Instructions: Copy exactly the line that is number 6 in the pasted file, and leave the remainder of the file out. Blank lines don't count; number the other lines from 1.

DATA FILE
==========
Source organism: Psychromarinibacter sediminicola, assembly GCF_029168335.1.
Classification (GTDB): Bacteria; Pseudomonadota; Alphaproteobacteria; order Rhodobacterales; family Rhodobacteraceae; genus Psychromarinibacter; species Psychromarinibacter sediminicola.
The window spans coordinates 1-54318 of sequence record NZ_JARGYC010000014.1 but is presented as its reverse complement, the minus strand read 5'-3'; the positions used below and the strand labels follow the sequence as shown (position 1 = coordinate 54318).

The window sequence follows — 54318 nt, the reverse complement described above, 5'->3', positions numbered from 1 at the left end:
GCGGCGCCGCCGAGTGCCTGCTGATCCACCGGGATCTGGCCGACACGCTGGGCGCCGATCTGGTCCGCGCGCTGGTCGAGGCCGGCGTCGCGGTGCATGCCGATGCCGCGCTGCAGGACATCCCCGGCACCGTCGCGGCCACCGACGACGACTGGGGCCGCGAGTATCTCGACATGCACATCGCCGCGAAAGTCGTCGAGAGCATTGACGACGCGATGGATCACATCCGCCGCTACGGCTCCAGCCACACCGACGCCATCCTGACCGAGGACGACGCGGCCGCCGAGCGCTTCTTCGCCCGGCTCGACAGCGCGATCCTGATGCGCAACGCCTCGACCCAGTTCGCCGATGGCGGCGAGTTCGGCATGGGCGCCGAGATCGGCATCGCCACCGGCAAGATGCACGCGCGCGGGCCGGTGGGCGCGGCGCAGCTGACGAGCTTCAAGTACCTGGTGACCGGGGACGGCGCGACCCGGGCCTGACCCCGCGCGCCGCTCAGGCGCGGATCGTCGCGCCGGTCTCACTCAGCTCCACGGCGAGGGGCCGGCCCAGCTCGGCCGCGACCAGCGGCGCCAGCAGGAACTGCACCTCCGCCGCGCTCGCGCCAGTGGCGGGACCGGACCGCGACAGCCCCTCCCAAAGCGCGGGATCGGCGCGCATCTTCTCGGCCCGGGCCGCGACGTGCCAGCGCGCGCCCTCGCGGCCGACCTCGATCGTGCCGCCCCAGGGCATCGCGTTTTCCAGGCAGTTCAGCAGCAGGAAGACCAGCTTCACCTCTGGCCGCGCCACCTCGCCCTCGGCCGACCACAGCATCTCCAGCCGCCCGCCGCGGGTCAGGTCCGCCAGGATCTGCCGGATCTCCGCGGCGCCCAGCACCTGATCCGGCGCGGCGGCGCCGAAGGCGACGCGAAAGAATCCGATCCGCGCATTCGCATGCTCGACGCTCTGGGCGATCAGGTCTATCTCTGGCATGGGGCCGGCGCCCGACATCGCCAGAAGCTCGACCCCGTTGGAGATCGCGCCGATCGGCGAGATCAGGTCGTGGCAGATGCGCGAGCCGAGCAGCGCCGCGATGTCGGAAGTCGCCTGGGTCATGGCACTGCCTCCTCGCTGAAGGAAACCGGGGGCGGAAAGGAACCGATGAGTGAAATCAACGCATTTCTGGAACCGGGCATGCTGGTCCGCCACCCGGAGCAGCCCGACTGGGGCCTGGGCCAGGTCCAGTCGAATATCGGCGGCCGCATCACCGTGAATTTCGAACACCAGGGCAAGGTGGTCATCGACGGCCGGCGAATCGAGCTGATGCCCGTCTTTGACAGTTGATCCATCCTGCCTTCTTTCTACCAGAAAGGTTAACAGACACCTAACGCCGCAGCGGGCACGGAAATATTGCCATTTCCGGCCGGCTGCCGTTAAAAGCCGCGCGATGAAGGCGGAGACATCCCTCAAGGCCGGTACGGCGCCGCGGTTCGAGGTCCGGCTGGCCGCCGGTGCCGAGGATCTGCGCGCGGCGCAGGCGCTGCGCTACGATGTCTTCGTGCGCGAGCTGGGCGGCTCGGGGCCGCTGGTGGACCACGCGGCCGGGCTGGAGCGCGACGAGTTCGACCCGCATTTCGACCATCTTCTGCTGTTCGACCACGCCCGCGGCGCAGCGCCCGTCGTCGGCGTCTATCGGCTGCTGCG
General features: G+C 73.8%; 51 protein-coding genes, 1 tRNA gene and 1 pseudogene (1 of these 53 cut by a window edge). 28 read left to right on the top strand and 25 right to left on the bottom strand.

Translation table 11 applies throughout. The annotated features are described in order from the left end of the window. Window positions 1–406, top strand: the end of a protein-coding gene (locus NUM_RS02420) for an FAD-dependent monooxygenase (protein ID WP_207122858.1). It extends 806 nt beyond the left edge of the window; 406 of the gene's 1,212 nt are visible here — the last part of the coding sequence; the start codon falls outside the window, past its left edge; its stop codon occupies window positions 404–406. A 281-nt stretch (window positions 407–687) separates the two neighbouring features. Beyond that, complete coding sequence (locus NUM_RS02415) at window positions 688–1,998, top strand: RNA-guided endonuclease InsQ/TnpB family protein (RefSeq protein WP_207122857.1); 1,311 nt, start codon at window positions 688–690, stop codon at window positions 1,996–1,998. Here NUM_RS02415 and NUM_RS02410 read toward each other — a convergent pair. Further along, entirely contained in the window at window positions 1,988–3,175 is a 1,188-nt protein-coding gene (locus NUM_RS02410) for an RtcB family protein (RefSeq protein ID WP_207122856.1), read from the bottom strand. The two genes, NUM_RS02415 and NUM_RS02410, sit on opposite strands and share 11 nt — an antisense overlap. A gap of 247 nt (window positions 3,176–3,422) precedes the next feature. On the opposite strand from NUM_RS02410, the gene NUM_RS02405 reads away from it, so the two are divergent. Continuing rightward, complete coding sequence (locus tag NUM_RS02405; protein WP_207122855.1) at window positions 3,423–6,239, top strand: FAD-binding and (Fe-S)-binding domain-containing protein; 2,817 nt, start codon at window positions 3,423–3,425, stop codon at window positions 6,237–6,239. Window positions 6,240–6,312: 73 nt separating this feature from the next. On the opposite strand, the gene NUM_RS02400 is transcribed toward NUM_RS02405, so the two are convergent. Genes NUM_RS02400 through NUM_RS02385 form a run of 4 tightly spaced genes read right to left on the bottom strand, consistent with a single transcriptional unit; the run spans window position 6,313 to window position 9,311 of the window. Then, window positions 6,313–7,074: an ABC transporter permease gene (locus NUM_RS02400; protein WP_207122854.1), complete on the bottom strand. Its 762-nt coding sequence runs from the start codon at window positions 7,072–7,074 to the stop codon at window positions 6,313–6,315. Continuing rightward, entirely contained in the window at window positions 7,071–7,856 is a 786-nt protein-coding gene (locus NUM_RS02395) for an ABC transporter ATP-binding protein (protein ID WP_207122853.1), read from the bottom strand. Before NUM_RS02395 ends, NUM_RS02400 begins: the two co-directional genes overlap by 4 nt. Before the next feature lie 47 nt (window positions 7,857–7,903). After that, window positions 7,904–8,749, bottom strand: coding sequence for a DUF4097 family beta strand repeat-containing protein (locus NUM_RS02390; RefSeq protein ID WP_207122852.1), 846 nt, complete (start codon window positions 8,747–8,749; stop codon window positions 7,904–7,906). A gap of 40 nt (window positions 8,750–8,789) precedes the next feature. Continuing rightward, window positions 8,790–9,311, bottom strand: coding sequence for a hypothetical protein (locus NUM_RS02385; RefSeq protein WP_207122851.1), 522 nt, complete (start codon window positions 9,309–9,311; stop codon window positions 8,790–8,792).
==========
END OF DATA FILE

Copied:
General features: G+C 73.8%; 51 protein-coding genes, 1 tRNA gene and 1 pseudogene (1 of these 53 cut by a window edge). 28 read left to right on the top strand and 25 right to left on the bottom strand.